They say that getting better doesn’t mean you’ll stop getting support. That it doesn’t mean people will stop noticing or caring or attending to your needs. They say that if anything, it makes them feel more motivated to want to be a part of that process. They say they will reward the progress and the effective behaviours, as incentives to keep us on the recovery path.
I asked my therapist if she would still be there for me if I showed signs of getting better, or continue being less distressed like how I have been this week. She said that when I am like this she feels closer to me, instead of noticing any desire to withdraw, as I fear. She said that seeing me how she did on Friday only motivates her to want to work with me more. She said it gives her joy to see me like that. (I think that was the first session I have ever been noticeably happy in, after an entire year of working together.)
But then I remember the times she has said things like “you won’t be in therapy for ever” and “we have to work towards you being your own therapist” and “do you want to cut down from twice weekly to once weekly sessions?” And I remember that when I am better, if I get better, her role – and ultimately her place – in my life will change dramatically. Ultimately, she will not be there.
So the truth is that if I get better, certain support structures will slide. I won’t have access to the many levels of my support system I currently have. People will not worry about me nor ask me how I am with that level of concern that makes me think they actually do care. People will not check in on me, nor double check that I am not lying when I tell them that I am okay. People will be less emotionally available because they will assume I no longer need them as much as I once did, as it it not a matter of urgency.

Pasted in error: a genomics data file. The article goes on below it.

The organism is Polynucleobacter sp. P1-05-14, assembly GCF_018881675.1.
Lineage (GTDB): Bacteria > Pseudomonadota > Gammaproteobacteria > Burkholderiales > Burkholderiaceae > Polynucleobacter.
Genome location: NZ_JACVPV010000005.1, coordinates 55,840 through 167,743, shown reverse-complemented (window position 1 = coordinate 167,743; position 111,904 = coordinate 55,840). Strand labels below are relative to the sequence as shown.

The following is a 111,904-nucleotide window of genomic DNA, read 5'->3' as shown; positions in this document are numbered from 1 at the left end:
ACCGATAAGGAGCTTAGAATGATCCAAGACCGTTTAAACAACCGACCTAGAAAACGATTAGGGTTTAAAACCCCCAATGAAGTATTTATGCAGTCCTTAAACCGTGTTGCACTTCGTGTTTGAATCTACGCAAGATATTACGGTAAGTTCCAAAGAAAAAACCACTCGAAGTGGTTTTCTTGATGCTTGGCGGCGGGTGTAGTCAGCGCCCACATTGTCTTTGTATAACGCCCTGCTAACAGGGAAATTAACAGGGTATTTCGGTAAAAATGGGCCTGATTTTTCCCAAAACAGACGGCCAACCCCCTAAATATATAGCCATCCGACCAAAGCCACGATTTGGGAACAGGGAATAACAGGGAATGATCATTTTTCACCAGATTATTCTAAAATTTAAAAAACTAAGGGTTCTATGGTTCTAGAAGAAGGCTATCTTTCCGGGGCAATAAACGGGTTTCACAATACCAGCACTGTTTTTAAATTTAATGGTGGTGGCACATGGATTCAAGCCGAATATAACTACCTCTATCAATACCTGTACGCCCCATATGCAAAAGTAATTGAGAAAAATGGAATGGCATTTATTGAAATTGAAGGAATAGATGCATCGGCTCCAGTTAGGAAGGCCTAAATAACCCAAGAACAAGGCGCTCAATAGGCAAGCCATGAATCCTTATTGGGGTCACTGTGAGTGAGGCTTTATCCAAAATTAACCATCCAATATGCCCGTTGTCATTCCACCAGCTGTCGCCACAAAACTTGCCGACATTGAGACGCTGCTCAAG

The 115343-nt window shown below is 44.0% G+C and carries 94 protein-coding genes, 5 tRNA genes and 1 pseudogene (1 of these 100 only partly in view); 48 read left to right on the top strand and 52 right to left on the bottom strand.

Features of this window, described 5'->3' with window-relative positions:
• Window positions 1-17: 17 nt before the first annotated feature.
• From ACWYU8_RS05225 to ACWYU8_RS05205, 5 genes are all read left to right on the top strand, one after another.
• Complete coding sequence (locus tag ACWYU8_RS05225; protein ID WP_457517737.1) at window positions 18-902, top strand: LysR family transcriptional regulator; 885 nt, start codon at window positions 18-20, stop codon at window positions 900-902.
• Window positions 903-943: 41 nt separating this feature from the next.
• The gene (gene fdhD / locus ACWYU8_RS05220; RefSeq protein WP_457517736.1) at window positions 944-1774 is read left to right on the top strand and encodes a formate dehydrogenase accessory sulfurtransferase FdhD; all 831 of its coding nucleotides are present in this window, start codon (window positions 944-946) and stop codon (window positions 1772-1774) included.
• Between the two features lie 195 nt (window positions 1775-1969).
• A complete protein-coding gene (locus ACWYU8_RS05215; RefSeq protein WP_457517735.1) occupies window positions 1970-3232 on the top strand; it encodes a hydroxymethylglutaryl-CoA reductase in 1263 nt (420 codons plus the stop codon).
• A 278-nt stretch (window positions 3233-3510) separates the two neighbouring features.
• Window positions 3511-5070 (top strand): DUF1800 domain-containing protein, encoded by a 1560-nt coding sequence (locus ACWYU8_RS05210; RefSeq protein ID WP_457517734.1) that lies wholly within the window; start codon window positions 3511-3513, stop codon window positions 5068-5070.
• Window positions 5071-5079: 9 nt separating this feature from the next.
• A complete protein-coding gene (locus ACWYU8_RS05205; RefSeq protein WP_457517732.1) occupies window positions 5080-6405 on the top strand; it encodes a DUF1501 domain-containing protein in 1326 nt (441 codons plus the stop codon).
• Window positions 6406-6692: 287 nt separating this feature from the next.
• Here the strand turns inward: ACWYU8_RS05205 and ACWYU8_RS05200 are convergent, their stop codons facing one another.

I will not have my therapist available so readily, or at all, and the prospect of that terrifies me. I currently have 2 individual sessions a week, one DBT skills group and access to telephone crisis coaching – and going from that to zero is not something I can fathom doing. Even the fact that you can only access contact between sessions for crises can feel flawed, as the message is further reinforced that “you have to be in a crisis in order to get the attention/ love/ support you desire”.
And so, I know that despite all these things they have told me, the truth is, if I get better once and for all, in many ways I will indeed be more on my own than I ever have been.
I feel like these are the times I need the most overt attentiveness and support from the people in my support structure – so that I can be positively rewarded for doing well, which will motivate me to keep it up. I am so scared that as soon as the support dwindles, old behaviours will creep up again. No matter how much “better” I get, I still find that the strongest way I can communicate what I need is through indirect behaviours and means. Saying what I need in words is not enough. The mental health system does not work like that.
But maybe if I am better, it won’t matter any more. Maybe I will know when I am better by the fact that I don’t feel so fearful of the prospect of not being in therapy, nor having her to rely on, nor needing people to know that I am not okay and that I am still hurting, any more. Maybe that will be the most accurate measure of what true recovery looks like for me.
*It is ironic that after only a week of feeling stable, this is where my head takes me. If only I could count the number of times I have believed I am “cured”, only to suddenly crash a few days later. I wonder if it will be different this time.